What about professional objectivity, anyway? Don’t we select those we consider capable of putting us – the individuals constituting our society – above their subjective viewpoint? Often, we seem to embrace the opposite. We want our Education Secretary to have been a teacher, because it’s not sufficient for him or her to assimilate the opinions of thousands of teachers and appropriate others, is it? No, they have to have classroom experience, themselves, or they won’t understand. Ditto the Health Secretary, who, preferably, will be a recently-resigned junior doctor. And how would we feel if the Women’s Minister wasn’t a woman? Differently from if the hypothetical men’s minister were always a man? And our MPs mustn’t be life-long politicos – except for Jeremy Corbyn, obviously: no spads or people who’ve studied politics, thanks. That said, other degrees are irrelevant, so let’s follow UKIP, and choose non-graduates, instead.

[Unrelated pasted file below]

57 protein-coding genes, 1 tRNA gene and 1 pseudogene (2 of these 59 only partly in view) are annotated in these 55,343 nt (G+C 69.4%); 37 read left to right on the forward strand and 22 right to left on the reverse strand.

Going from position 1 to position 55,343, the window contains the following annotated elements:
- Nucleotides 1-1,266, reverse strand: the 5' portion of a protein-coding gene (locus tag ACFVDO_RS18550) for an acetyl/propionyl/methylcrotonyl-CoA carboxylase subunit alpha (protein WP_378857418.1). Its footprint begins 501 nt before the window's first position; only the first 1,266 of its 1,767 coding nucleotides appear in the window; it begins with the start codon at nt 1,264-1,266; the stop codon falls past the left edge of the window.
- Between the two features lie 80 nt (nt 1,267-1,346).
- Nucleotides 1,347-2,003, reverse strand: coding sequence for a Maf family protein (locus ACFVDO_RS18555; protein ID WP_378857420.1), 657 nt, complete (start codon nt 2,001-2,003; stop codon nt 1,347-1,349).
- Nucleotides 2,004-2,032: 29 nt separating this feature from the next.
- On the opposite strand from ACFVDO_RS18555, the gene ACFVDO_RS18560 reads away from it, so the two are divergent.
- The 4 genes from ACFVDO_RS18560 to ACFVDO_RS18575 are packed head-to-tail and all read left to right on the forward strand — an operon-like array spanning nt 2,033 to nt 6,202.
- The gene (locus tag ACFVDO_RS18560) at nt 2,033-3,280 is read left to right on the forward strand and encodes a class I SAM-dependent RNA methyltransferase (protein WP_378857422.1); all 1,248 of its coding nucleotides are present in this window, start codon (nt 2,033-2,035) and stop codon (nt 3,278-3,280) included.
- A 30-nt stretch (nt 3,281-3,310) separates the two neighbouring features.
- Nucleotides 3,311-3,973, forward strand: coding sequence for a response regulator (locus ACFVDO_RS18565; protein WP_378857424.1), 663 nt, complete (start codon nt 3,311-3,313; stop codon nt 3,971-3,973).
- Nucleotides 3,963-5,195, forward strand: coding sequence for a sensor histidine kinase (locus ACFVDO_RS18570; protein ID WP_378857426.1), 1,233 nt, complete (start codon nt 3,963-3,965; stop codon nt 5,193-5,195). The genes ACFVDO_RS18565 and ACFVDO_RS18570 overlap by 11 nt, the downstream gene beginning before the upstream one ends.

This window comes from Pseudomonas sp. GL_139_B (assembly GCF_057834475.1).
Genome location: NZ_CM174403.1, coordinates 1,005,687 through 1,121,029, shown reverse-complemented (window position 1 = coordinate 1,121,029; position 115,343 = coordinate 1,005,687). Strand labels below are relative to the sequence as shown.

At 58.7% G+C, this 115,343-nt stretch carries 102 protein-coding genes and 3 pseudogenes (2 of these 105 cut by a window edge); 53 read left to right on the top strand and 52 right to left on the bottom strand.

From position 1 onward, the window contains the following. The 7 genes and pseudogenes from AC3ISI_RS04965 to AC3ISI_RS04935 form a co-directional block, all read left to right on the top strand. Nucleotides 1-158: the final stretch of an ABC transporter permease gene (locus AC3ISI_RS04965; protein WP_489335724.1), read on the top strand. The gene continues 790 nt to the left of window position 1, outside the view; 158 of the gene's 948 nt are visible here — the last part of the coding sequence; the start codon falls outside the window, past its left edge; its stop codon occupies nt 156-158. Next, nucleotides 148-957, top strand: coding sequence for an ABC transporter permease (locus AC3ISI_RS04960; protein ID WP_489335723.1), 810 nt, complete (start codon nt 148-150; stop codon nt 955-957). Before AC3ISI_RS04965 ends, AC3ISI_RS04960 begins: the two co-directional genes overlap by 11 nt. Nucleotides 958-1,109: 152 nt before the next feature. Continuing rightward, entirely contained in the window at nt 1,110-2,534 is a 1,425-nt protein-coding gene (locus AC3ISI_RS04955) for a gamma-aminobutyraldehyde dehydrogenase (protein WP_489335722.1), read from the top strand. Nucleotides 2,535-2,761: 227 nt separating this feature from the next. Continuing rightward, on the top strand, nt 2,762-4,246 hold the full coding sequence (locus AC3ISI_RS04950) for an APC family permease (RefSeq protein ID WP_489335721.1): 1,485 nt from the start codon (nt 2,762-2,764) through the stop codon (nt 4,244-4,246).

Loaded histories aren’t allowed, either. (If the father benefitted from tax ‘advice’, how could the son want the best for those who don’t have the money to visit Panama, still less exploit it as a haven?) Though some narratives are useful. (Having grown up in a single-parent family on a council estate means that a politician can relate to people like that.) And, pasts aside, one needs to stay true in the present and future: if it’s on the record that you support comprehensives, it definitely follows that you can’t send your child to an independent school.